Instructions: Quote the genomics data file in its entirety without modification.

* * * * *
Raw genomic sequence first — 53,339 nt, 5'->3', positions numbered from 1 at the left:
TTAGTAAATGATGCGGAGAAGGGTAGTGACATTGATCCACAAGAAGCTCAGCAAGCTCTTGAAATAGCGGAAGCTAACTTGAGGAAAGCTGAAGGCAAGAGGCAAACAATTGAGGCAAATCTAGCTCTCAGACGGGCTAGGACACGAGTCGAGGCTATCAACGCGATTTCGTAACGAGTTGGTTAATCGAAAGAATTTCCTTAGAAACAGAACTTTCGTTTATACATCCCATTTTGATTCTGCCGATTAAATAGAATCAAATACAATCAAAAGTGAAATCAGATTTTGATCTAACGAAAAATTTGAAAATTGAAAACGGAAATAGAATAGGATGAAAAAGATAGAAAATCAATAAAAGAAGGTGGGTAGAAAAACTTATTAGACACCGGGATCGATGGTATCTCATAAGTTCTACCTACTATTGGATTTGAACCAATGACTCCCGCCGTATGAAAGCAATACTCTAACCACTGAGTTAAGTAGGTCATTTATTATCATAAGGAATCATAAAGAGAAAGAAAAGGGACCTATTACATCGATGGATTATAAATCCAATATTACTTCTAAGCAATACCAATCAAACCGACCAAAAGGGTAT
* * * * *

Raw genomic sequence first — 53,339 nt, 5'->3', positions numbered from 1 at the left:
TTAGTAAATGATGCGGAGAAGGGTAGTGACATTGATCCACAAGAAGCTCAGCAAGCTCTTGAAATAGCGGAAGCTAACTTGAGGAAAGCTGAAGGCAAGAGGCAAACAATTGAGGCAAATCTAGCTCTCAGACGGGCTAGGACACGAGTCGAGGCTATCAACGCGATTTCGTAACGAGTTGGTTAATCGAAAGAATTTCCTTAGAAACAGAACTTTCGTTTATACATCCCATTTTGATTCTGCCGATTAAATAGAATCAAATACAATCAAAAGTGAAATCAGATTTTGATCTAACGAAAAATTTGAAAATTGAAAACGGAAATAGAATAGGATGAAAAAGATAGAAAATCAATAAAAGAAGGTGGGTAGAAAAACTTATTAGACACCGGGATCGATGGTATCTCATAAGTTCTACCTACTATTGGATTTGAACCAATGACTCCCGCCGTATGAAAGCAATACTCTAACCACTGAGTTAAGTAGGTCATTTATTATCATAAGGAATCATAAAGAGAAAGAAAAGGGACCTATTACATCGATGGATTATAAATCCAATATTACTTCTAAGCAATACCAATCAAACCGACCAAAAGGGTAT